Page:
In this video, you will learn how to play three hands that most blackjack player misplay because the correct basic strategy for them is not so intuitive.


When a player holds a 9-3 (12) against a dealer 3 upcard, he is reluctant to hit for fear of drawing a 10 and busting, especially when the dealer is showing a “weak” upcard. In the case of 6-5 (11) vs a dealer 10, players are averse to double down (and double their bet) because they fear the dealer has a 10 in the hole and a 20. When being dealt an A-7, players feel comfortable standing on 18, believing that an 18 should be good enough to beat a dealer’s 9 upcard. However, by watching the video, you’ll learn the correct way to play these hands, and the justification for the proper, albeit not always apparent, correct basic Blackjack playing strategy for them.


Most of the basic playing strategy is logical to players. For example, players understand why they shouldn’t hit a 16 when the dealer shows a 6 upcard or why they should split 8s against a dealer’s 5 upcard. However, some of the basic strategy plays are not so intuitive, which is the reason why players misplay them. In this video, we’ll show you three non-intuitive basic strategy plays (which is the optimum way to play your hand when the only information you know is your hand and the dealer’s upcard), and provide some justification for the proper, albeit not always apparent, basic strategy.


There is a rule in blackjack that says you should never risk busting your hand when the dealer shows a weak upcard (weak meaning a 2 through 6 because the dealer could break with a one-card draw). That may be true for most stiff hands (meaning, a hard 12 through 16) but it’s not the case when you are holding a 12 against a 3. There are only four cards that could bust your 12 — a ten, jack, queen, or king. On the other hand, five cards will get you to 17–21 (a five, six, seven, eight, or nine). Therefore, more cards will get you into the safe 17–21 zone than will break you. The other factor that works in your favor is the dealer’s 3 upcard, which is not as weak as, say, a 4, 5, or 6 upcard (she will bust less with a 3 upcard compared to the 4, 5, or 6. The dealer’s bust-out rate is about 42% for with a 5 and 6 upcard and only 37% with a 3 upcard.). The bottom line is that you will win your hand a little more often by hitting than by standing on 12 against a dealer’s 3.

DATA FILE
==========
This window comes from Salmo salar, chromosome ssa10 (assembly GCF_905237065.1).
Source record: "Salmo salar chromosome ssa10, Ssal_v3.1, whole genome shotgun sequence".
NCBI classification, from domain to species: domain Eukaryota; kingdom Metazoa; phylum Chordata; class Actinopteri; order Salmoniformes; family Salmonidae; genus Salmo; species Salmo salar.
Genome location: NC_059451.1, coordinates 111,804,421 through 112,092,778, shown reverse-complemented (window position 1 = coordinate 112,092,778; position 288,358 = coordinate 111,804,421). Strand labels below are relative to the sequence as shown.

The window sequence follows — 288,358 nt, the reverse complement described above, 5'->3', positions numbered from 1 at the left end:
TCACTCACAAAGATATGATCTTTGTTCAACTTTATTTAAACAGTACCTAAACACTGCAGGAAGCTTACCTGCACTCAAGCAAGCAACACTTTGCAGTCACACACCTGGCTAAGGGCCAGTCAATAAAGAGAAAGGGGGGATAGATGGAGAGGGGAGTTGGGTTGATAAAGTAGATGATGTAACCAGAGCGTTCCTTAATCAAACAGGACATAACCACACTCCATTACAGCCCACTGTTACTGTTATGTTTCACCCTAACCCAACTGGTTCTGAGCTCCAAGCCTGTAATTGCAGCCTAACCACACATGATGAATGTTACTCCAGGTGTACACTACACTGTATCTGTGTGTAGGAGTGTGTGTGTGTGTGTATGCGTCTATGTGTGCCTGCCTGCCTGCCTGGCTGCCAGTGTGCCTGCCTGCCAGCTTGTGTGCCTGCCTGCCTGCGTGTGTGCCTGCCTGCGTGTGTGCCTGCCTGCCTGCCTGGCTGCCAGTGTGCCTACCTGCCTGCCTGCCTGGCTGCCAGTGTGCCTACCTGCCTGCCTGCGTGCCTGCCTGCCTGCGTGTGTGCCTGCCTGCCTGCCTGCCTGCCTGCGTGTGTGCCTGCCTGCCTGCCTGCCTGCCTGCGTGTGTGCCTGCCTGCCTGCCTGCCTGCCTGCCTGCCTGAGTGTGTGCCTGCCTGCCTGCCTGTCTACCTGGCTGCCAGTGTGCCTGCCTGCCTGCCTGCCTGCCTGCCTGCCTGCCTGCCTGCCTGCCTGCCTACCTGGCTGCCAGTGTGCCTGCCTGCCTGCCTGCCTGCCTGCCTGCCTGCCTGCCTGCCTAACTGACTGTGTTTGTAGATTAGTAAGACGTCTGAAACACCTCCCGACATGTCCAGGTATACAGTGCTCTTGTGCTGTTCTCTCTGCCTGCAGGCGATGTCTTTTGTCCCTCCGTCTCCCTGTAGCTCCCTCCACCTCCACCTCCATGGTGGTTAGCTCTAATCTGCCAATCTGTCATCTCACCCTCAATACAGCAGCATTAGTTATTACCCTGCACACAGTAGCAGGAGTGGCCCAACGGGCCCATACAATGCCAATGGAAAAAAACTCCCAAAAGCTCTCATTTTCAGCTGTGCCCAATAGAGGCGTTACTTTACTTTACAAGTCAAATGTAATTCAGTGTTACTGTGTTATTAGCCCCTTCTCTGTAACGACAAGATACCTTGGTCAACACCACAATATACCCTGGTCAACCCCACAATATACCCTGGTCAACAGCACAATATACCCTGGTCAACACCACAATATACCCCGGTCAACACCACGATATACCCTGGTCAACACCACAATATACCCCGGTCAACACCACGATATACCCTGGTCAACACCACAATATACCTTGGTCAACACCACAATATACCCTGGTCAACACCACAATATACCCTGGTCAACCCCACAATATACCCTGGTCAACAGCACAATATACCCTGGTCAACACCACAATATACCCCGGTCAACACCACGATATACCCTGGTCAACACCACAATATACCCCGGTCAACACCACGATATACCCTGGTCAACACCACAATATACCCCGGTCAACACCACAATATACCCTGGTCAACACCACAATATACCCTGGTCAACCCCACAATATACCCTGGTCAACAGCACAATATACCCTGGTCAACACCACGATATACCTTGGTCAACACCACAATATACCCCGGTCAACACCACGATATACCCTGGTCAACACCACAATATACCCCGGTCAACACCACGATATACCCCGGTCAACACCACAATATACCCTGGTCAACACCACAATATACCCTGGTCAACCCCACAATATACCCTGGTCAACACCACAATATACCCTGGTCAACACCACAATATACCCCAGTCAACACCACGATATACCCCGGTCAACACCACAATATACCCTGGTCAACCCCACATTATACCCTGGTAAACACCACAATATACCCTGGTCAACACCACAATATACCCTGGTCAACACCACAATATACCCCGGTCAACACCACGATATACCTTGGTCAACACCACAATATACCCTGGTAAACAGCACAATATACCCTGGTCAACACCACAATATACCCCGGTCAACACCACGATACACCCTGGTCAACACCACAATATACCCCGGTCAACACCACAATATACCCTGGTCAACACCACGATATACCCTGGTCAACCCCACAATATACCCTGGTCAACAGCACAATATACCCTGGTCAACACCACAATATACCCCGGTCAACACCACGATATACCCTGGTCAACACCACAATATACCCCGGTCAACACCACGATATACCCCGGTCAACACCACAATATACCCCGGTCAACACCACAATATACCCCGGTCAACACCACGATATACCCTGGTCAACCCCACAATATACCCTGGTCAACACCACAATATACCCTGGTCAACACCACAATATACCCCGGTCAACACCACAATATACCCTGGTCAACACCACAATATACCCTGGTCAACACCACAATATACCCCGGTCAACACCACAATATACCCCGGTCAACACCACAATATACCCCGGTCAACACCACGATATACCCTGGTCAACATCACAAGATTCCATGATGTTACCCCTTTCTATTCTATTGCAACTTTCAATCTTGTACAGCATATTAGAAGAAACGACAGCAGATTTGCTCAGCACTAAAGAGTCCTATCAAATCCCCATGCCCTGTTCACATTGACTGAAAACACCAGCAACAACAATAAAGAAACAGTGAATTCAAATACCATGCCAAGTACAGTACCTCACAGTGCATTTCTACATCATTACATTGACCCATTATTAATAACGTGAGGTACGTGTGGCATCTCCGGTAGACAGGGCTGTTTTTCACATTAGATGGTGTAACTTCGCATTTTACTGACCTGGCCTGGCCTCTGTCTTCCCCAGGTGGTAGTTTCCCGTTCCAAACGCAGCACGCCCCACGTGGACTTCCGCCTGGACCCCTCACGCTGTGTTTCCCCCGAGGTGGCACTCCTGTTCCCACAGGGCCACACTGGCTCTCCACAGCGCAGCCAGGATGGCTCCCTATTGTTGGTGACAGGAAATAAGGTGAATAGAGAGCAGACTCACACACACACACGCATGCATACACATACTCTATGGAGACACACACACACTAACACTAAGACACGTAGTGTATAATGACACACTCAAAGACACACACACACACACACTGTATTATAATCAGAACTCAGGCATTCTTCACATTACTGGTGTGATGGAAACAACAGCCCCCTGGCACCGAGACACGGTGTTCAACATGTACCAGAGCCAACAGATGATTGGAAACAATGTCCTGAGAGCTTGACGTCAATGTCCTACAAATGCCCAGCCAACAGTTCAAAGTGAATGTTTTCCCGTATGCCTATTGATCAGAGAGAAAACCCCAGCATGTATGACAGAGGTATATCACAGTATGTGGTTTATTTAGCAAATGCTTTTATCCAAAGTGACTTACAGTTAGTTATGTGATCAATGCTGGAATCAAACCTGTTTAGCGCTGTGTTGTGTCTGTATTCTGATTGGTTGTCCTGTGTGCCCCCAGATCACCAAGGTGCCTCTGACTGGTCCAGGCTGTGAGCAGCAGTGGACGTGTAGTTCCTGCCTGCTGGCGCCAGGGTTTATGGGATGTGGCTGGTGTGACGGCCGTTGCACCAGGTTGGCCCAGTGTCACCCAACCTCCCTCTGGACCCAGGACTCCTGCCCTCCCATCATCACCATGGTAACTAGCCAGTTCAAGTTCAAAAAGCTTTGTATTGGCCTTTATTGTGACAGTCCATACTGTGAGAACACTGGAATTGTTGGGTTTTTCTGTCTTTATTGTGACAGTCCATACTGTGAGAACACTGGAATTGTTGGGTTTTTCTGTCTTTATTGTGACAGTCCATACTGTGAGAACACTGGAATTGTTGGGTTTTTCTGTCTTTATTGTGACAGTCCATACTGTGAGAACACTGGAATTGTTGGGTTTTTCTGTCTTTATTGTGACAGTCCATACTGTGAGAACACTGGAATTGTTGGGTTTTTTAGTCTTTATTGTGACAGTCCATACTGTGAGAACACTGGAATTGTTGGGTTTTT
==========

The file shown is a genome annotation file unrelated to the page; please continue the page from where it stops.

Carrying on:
6-5 VS DEALER 10

When a player is dealt a 6-5 against a dealer’s 10 upcard, more often than not he will hesitate doubling down because he instinctively assumes the dealer has a pat 20 and doesn’t want to risk more money by doubling. However, did you know that when you are initially dealt a two-card 11 (e.g., 6-5, 9-2, 7-4), you’ll make a 20 or 21 on a one card draw more often than the dealer will make a 20? When you double down, you’ll win about six times out of 11 (meaning you will win six times for every five time you lose); therefore, you can’t afford not to double down when you are a 6-5 favorite to win.


Most players stand with an A-7 (soft 18) against a dealer’s 9 upcard, reasoning that an 18 is good enough to beat the dealer. But did you know if you play an entire lifetime of blackjack and are dealt a pat 18 on every single hand, you’d die a small loser! (that is because your overall expectation is negative when you stand on 18). That’s the grim truth. And that dealer’s 9 upcard doesn’t exactly help your chances any. However, the ace in your hand gives you some flexibility. If you stand, you’ll win about eight times out of twenty. If you hit all the way to soft 19, a hard 17, or bust, (meaning you hit until you achieve one of the following: a soft 19, hard 17, or you bust or exceed 21), you’ll win nine out of twenty. So take your choice ... eight wins by standing or nine wins by hitting.  The correct play is to hit the soft 18.